25 May 2010

No power with CIC to set-up inquiry committee: High Court

In a critical judgment, which sets to terms the powers of the Central Information Commission (CIC) under the Right to Information Act, 2005, the Delhi High Court has based the Commission for acting in recourse of such powers which it does not possess. In a writ petition filed by the Delhi Development Authority challenging various actions undertaken by the CIC, the Delhi High Court held that there is no power with the CIC to set up an inquiry committee under the provisions of the RTI Act. The High Court also declared that the 'Central Information Commission (Management) Regulations, 2007' were ultra vires the RTI Act in as much as the Commission had exceed its powers under the Act while framing the Regulations. The High Court also declared that there was no power with the Commission to direct the attendance of any person it sought to attend, as in the present case where the CIC had summoned the Vice Chairman of DDA. 

The Bench inter-alia observed as under;
19. It is clear that there is no provision under the RTI Act which empowers the Central Information Commission or, for that matter, the State Information Commission, to appoint a committee for conducting an inquiry for and on its behalf. The power of inquiry under Section 18, which has been given to the Central and the State Information Commissions is confined to an inquiry by the concerned Information Commission itself. There can be no delegation of this power to any other committee or person. ―Delegatus non potest delegare” is a well-known maxim which means – in the absence of any power, a delegate cannot sub-delegate its power to another person (See: Pramod K. Pankaj v. State of Bihar & Others: 2004 (3) SCC 723).
20. As we have seen, there is nothing in the Act which empowers the Central Information Commission to appoint a committee to conduct an inquiry on its behalf, the only rules that have been framed under Section 27 of the RTI Act, are the following:-
i) The Right to Information (Regulation of Fee and Cost) Rules, 2005; and
ii) The Central Information Commission (Appeal Procedure) Rules, 2005.
None of these rules deal with the powers of inquiry of the Central Information Commission. Therefore, there is nothing prescribed either in the Act or the Rules made thereunder, whereby the Central Information Commission could be said to have been empowered to delegate its power of inquiry under Section 18 to some other person or a committee of persons.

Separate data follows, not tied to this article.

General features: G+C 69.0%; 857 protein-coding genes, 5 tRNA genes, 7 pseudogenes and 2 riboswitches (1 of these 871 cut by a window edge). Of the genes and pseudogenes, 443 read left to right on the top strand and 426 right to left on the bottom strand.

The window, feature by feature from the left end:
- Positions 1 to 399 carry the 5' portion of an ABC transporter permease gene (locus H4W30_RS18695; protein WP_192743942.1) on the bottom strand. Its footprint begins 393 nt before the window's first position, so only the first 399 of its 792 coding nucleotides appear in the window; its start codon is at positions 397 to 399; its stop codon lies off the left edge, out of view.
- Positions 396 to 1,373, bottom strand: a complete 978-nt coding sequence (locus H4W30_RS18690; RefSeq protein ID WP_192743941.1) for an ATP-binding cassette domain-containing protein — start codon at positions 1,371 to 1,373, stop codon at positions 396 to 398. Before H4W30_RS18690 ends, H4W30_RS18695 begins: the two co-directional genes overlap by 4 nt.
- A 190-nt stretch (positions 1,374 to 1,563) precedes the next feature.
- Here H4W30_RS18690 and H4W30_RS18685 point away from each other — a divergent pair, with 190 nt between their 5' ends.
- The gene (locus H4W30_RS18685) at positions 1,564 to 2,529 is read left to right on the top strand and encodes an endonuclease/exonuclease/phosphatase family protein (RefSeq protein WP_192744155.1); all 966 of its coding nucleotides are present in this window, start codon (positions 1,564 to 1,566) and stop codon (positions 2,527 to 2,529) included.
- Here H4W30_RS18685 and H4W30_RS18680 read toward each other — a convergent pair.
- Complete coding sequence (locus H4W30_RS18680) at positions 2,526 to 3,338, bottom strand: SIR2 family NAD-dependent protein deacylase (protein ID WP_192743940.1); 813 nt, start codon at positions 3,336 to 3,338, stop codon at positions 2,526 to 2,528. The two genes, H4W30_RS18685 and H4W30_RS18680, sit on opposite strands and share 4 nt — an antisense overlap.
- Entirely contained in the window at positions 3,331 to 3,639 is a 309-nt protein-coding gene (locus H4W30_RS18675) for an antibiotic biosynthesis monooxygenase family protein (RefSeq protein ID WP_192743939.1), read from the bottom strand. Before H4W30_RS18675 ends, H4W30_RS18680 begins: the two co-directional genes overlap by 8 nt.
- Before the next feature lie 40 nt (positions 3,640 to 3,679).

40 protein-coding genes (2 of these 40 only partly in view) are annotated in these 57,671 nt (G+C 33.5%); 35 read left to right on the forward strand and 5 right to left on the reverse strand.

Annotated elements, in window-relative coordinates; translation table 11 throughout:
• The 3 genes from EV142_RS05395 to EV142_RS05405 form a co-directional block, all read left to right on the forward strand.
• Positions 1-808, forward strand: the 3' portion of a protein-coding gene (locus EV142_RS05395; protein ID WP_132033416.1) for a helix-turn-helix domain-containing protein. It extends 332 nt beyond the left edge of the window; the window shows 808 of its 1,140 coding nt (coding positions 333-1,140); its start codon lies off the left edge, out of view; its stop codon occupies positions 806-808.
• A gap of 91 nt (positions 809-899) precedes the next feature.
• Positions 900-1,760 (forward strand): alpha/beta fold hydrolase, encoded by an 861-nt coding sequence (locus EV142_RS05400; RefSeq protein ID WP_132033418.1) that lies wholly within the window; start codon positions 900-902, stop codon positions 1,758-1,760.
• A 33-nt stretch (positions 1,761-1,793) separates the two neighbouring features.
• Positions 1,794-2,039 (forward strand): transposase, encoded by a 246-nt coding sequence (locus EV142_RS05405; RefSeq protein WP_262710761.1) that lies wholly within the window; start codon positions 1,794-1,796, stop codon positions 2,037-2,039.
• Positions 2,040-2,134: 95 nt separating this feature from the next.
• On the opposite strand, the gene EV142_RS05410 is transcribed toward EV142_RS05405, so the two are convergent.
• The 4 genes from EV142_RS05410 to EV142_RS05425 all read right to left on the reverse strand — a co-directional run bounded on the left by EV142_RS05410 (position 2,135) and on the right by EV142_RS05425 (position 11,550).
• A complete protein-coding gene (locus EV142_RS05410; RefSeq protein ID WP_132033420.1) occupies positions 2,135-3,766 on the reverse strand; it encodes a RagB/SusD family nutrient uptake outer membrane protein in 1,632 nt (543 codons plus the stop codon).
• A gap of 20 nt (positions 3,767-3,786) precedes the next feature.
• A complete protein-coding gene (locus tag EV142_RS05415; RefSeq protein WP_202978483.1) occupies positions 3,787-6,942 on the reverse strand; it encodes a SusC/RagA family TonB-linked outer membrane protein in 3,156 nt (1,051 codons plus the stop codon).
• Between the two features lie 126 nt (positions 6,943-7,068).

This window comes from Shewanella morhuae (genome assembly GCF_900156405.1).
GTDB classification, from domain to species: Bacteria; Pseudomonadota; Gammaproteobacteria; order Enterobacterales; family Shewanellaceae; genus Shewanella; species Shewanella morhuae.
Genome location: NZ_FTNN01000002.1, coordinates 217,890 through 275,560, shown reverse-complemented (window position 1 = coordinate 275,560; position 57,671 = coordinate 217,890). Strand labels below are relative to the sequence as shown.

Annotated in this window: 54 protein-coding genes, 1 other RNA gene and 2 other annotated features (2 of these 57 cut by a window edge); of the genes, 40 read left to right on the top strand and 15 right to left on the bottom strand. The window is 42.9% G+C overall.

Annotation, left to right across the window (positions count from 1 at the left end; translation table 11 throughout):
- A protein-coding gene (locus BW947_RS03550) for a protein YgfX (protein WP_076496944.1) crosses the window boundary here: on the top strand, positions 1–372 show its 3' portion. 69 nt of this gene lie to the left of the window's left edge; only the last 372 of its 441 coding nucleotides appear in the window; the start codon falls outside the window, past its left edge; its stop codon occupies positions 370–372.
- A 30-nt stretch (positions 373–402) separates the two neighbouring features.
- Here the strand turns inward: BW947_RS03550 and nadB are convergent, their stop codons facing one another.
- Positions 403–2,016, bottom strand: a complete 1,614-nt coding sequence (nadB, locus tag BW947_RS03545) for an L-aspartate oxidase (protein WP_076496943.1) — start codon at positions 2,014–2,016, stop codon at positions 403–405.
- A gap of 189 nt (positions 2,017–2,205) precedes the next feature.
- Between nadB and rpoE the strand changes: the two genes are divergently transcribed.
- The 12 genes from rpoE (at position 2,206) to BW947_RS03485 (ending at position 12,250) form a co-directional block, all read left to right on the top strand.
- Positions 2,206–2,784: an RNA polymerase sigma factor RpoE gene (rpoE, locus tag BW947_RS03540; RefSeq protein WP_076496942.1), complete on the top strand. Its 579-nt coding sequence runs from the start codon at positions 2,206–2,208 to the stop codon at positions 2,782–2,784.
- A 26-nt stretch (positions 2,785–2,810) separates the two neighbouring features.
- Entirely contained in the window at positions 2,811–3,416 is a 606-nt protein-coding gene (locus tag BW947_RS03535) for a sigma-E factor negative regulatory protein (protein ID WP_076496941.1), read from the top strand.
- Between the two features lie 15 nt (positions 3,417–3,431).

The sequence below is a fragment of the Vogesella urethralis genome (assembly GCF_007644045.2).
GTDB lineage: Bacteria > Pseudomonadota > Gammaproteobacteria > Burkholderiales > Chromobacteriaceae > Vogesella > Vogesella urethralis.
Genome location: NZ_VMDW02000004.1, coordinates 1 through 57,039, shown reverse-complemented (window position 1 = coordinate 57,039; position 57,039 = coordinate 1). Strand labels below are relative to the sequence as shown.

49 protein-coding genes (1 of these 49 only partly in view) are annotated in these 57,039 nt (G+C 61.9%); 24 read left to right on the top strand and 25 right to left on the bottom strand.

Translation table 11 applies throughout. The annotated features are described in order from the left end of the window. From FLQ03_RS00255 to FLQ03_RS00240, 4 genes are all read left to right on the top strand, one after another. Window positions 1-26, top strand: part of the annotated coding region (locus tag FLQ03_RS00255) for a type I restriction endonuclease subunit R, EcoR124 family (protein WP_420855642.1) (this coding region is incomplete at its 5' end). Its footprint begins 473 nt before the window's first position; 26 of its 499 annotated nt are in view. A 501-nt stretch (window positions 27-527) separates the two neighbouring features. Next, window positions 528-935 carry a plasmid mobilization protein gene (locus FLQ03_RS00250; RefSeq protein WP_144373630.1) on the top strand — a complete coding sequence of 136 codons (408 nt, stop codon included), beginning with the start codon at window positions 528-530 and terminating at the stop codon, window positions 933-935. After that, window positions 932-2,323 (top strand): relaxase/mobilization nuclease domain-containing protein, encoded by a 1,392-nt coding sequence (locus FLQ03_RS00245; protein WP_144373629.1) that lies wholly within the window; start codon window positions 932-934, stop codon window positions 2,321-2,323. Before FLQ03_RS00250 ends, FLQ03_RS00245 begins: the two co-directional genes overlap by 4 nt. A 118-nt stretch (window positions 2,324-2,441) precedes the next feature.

21. Consequently, this question has to be answered in the negative. The Central Information Commission did not have the power to appoint the committee that it did by virtue of its order dated 22.09.2009 and, therefore, to this extent, the impugned order is liable to be set aside and it is so set aside.
23. A plain reading of the said Regulation 20 indicates that the Commission may entrust an inquiry in connection with any appeal or complaint pending before it to the Registrar or any other officer for the purpose and the Registrar or such other officer while conducting the inquiry shall have all the necessary powers, including summoning and enforcing the attendance of persons, etc. It is apparent, straightway, that the powers which have been given to the Commission under the RTI Act have been sought to be delegated to the Registrar or any other officer, who may be appointed for the purpose of conducting an inquiry. This is clearly impermissible. It is beyond what has been provided in the Act. There is no question of the Central Information Commission entrusting an inquiry to the Registrar or to anybody else. This would be in clear and gross violation of the provisions of the RTI Act. It would also amount to an abdication by the Commission of the duties specifically cast upon it by the statute. Regulation 20 is, therefore, clearly ultra vires the provisions of the RTI Act and is liable to be set aside.
39. There is no doubt that while the Central Information Commission is conducting an inquiry into a matter under Section 18 of the said Act, it has the powers to summon and enforce the attendance of persons and compel them to give written or oral evidence on oath and to produce the documents or things. But, it is only for the purposes of giving evidence and to produce documents or things that a person may be summoned by the Central Information Commission. This power of summoning for the purposes of evidence cannot be read as a general power to call any person for any purpose in the course of hearing before the Central Information Commission. In the present case, the Vice-Chairman, DDA was not summoned for either giving oral evidence or written evidence or to produce any documents or things in his possession. He was directed to be present for other reasons. That power is not there with the Central Information Commission. Such a power only exists in courts of plenary jurisdiction. The Central Information Commission is not a court and certainly not a body which exercises plenary jurisdiction. The Central Information Commission is a creature of the statute and its powers and functions are circumscribed by the statute. It does not exercise any power outside the statute. There is no power given by the statute to the Central Information Commission to call any person or compel any person to be present in a hearing before it in the proceedings under the Act, except for the purposes of giving evidence – oral or written or for producing any documents or things. Thus, no adverse inference could have been drawn for the absence of the Vice-Chairman, DDA in the proceedings held on 03.09.2009.

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